Flashes of the good old days as William and Harry reunite for their mother

London: If tensions still remained, they kept them well hidden. Reunited in memory of their beloved mother, Prince William, the Duke of Cambridge, and Prince Harry, the Duke of Sussex, appeared reassuringly at ease in each other’s company as they unveiled the long-awaited statue of Diana, Princess of Wales.

Although they may remain “on different paths”, there was little sign of any acrimony between the royal brothers as they shared a joke while walking to the’s engagement in the newly replanted Sunken Garden at Kensington Palace.

William and Harry were all smiles on the way to the statue unveiling ceremony.Credit:Getty Images

As ever, Harry appeared the more relaxed of the pair, his jacket undone while William’s was buttoned up – a sign, perhaps, of the differences in their personalities that have contributed to recent difficulties.

Yet far from simply putting a brave face on things, there were flashes of the good old days as they not only stood shoulder to shoulder but even managed to indulge in a bit of light banter. As with their grandfather’s funeral when they were last together, the occasion may have been consecrative but the mood was light.

Knowing the world would be watching, it was always expected that they would be on their best behaviour.

But the warmth between them appeared genuine rather than forced, reflecting the galvanising nature of this most poignant and personal of projects.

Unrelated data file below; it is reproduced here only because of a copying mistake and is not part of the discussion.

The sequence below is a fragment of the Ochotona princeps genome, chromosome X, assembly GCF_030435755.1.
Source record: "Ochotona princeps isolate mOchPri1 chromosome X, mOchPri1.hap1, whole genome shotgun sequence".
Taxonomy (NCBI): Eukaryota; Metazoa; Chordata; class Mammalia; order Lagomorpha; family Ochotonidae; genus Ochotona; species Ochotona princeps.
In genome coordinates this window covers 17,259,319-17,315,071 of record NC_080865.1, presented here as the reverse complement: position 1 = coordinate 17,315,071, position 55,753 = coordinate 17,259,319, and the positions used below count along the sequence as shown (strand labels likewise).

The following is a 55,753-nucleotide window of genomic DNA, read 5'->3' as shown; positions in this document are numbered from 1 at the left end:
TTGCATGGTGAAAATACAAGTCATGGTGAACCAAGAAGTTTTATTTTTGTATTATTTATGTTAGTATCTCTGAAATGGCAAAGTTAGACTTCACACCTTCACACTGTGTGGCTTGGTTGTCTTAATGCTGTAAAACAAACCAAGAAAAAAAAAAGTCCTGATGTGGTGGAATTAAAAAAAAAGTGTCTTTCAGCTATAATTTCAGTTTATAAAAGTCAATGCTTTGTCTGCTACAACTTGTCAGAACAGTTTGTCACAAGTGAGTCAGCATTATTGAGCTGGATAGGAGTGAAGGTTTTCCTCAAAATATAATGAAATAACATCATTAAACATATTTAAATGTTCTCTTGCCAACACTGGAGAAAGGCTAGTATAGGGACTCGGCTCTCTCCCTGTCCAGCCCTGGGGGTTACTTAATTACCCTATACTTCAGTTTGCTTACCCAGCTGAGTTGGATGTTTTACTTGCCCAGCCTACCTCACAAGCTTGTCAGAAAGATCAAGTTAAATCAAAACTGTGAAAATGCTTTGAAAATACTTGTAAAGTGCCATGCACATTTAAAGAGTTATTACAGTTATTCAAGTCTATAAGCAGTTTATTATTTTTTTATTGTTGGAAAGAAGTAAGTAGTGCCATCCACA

While there is no doubt William and Harry have had – and continue to have – their differences, this was one issue upon which they have been in full agreement.

William and Harry unveil the statue that displays Diana’s maternal and charitable instincts.Credit:Getty Images

Not only collaborating closely on the design by the sculptor, Ian Rank-Broadley, but also the location of the statue and its floral setting, Diana’s sons have always been on the same page when it comes to keeping her extraordinary legacy alive.

Never has this been more apparent than in the joint statement they released on what would have been their mother’s 60th birthday in which they remembered “her love, strength and character – qualities that made her a force for good around the world, changing countless lives for the better”.

“Every day, we wish she were still with us,” they added. “And our hope is that this statue will be seen forever as a symbol of her life and her legacy.”

It was also significant that they had both agreed for their mother to be immortalised, not in her 1980s heyday, but as she was in the “final period of her life as she gained confidence in her role as an ambassador for humanitarian causes” They said the work aimed “to convey her character and compassion”. Here were two brothers, reunited in their desire to see their mother remembered at her very best – surrounded by children to represent “the universality and generational impact” of her work.

As they proudly shared the bronze with the world, it did not really matter what anyone made of it.

At that moment, the most important thing was that the sons she brought up as equals were happy it not only captured the unique spirit that made her a 20th century icon – but also conveyed the maternal instincts that have had such a lasting influence on their own lives.

The Telegraph, London

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